If the building is in bare condition and you are offered a large sum of TI dollars, most of the funds will be devoted to getting their property in working order. Construction costs may eat away at your TI offer while the landlord benefits because the space is more habitable when you leave.  So your work letter should cover costs at least to the warm vanilla shell condition. Learn Why Landlords are Getting More Generous With Tenant Improvement Allowances.

To recap: 

  • Cold shells consist of only the building's structural elements and little else.
  • They are often used in new construction projects where the landlord has not yet made any tenant-specific modifications to the space.
  • Because cold shells lack any sort of climate control or finishes, tenants must invest significant time and money to customize the space to their needs.
  • The tenant should be aware where their work letter begins beyond the point of a cold, dark shell. 
  • In general, cold shells are the most affordable option for commercial space, with rental rates starting at the lowest point on the spectrum.
  • It's critical to consider the costs of renovating a cold shell when evaluating whether it's a good deal. Upfront expenses can be substantial, and there is a risk of unforeseen complications arising during the renovation process.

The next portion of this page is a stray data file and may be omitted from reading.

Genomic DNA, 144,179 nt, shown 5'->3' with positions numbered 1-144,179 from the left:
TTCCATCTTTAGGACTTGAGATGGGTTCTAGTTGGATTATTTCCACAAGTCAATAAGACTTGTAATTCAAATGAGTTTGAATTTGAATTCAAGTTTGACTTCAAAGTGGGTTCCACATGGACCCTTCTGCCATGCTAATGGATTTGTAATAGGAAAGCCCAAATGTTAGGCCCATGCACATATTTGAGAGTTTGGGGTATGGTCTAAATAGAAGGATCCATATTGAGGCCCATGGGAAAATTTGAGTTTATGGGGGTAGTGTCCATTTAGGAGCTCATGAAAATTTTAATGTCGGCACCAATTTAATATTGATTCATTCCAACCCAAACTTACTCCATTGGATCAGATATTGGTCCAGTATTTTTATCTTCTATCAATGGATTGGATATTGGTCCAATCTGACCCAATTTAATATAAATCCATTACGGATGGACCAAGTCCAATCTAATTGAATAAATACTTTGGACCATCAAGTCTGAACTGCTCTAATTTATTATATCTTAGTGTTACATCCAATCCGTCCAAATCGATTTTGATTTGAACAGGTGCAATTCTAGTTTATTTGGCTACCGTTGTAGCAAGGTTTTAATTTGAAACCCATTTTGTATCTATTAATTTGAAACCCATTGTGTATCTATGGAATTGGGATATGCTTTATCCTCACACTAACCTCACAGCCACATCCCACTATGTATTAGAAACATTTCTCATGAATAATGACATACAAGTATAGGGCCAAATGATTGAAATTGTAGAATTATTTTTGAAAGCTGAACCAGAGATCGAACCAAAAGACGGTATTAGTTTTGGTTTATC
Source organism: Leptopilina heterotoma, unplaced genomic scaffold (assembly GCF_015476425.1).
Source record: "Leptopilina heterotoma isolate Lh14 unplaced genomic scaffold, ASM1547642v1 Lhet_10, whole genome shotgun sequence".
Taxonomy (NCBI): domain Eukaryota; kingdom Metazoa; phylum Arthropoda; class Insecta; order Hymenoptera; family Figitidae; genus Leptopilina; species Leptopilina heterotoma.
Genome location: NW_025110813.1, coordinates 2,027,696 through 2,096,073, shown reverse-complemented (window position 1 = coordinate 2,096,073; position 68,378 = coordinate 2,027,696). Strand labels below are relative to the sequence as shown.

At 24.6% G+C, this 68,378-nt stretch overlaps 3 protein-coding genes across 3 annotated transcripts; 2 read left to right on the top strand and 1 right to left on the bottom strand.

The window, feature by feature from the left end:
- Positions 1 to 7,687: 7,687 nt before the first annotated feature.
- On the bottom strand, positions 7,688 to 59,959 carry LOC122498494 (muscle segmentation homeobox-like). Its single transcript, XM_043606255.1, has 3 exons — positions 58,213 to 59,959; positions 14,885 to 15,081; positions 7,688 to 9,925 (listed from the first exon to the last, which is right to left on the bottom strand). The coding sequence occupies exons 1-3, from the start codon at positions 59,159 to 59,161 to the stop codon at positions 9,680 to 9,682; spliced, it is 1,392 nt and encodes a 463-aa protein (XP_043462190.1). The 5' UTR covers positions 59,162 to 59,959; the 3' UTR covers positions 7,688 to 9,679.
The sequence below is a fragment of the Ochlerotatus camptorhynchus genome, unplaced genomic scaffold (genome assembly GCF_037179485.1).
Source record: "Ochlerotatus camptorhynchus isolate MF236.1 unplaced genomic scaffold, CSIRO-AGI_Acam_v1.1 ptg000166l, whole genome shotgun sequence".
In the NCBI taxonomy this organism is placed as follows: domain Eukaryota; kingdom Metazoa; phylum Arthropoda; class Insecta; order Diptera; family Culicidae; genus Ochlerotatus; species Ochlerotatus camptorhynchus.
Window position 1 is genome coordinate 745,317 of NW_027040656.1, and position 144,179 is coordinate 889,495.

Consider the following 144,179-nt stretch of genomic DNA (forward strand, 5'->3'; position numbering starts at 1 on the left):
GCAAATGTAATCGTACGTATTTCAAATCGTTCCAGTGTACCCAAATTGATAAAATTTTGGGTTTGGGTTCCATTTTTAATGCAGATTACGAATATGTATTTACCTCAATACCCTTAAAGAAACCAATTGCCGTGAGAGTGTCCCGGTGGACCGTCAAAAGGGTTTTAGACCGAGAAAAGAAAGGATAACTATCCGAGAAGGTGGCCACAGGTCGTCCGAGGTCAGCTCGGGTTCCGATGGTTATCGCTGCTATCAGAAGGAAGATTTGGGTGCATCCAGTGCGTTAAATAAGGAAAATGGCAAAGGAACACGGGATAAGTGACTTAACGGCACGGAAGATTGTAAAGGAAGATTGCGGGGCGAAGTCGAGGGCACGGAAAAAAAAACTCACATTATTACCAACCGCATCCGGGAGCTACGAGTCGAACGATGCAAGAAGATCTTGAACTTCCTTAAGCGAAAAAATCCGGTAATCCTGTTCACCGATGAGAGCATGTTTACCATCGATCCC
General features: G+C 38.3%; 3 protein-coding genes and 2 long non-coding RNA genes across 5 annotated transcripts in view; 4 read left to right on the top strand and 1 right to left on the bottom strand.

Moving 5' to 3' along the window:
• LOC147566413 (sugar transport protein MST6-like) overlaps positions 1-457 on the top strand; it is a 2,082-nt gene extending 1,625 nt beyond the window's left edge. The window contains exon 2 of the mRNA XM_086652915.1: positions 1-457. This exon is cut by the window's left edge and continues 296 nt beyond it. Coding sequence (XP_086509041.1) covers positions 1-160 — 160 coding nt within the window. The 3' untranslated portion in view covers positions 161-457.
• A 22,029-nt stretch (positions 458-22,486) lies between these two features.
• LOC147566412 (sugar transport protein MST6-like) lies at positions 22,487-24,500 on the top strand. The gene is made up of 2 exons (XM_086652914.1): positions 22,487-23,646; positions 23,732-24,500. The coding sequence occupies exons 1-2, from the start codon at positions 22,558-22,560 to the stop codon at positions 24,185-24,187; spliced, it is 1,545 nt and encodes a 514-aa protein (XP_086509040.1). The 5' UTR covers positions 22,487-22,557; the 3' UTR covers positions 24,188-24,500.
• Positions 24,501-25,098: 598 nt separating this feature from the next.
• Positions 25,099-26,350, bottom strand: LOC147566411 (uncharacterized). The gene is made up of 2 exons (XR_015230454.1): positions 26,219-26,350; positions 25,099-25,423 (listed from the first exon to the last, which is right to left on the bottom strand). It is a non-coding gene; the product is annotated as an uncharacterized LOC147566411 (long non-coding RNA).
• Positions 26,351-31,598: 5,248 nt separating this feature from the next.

Cold Shell

A cold shell is similar to a cold, dark shell, but with lighting. It still lacks HVAC, ceilings, interior wall finishes, and heating. This type of shell provides the tenant with more options for adaptation and still requires considerable renovations to make it move-in ready.


Warm, Vanilla Shell

A warm, vanilla shell is more move-in ready than the cold shells. Less work is required of the tenant before they can occupy the space. A warm, vanilla shell is typically equipped with a ceiling, lighting, basic interior finishes, plumbing, HVAC, painted walls, electrical outlets, restrooms, and concrete or finished flooring. While there is still room for customization, this shell requires less upfront work to make it move-in ready.

Another advantage of warm, vanilla shells is that they typically have more features and amenities than a cold, dark shell. For example, they may include restrooms, plumbing, electrical outlets, and finished flooring. This can save tenants time and money in the long run, as they won't have to install these features themselves.